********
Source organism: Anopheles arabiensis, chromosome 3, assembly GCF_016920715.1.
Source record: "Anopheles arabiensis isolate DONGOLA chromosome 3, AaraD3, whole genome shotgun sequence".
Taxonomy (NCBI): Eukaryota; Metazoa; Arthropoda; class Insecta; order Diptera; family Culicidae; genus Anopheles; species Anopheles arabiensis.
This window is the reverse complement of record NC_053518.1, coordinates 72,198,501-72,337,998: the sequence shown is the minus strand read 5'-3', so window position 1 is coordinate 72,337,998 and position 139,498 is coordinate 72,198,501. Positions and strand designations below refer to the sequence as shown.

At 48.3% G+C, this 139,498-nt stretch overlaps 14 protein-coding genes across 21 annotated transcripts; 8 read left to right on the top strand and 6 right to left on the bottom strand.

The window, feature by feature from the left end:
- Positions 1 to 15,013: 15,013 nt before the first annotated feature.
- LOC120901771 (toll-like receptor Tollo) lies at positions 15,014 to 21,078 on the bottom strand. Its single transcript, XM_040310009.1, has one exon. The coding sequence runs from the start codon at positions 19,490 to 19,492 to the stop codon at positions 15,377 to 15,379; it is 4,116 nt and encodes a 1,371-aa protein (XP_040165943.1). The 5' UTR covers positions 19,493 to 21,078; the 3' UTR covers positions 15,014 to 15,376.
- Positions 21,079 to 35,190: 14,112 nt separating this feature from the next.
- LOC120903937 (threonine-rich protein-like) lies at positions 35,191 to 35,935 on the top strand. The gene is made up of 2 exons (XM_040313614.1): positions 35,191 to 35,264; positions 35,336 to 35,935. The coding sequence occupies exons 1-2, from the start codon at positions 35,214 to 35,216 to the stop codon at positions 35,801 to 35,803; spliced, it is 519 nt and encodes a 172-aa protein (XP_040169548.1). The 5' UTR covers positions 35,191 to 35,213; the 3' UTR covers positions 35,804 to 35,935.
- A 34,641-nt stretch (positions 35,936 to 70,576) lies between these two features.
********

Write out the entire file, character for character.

Source organism: Anopheles arabiensis, chromosome 3, assembly GCF_016920715.1.
Source record: "Anopheles arabiensis isolate DONGOLA chromosome 3, AaraD3, whole genome shotgun sequence".
Taxonomy (NCBI): Eukaryota; Metazoa; Arthropoda; class Insecta; order Diptera; family Culicidae; genus Anopheles; species Anopheles arabiensis.
This window is the reverse complement of record NC_053518.1, coordinates 72,198,501-72,337,998: the sequence shown is the minus strand read 5'-3', so window position 1 is coordinate 72,337,998 and position 139,498 is coordinate 72,198,501. Positions and strand designations below refer to the sequence as shown.

At 48.3% G+C, this 139,498-nt stretch overlaps 14 protein-coding genes across 21 annotated transcripts; 8 read left to right on the top strand and 6 right to left on the bottom strand.

The window, feature by feature from the left end:
- Positions 1 to 15,013: 15,013 nt before the first annotated feature.
- LOC120901771 (toll-like receptor Tollo) lies at positions 15,014 to 21,078 on the bottom strand. Its single transcript, XM_040310009.1, has one exon. The coding sequence runs from the start codon at positions 19,490 to 19,492 to the stop codon at positions 15,377 to 15,379; it is 4,116 nt and encodes a 1,371-aa protein (XP_040165943.1). The 5' UTR covers positions 19,493 to 21,078; the 3' UTR covers positions 15,014 to 15,376.
- Positions 21,079 to 35,190: 14,112 nt separating this feature from the next.
- LOC120903937 (threonine-rich protein-like) lies at positions 35,191 to 35,935 on the top strand. The gene is made up of 2 exons (XM_040313614.1): positions 35,191 to 35,264; positions 35,336 to 35,935. The coding sequence occupies exons 1-2, from the start codon at positions 35,214 to 35,216 to the stop codon at positions 35,801 to 35,803; spliced, it is 519 nt and encodes a 172-aa protein (XP_040169548.1). The 5' UTR covers positions 35,191 to 35,213; the 3' UTR covers positions 35,804 to 35,935.
- A 34,641-nt stretch (positions 35,936 to 70,576) lies between these two features.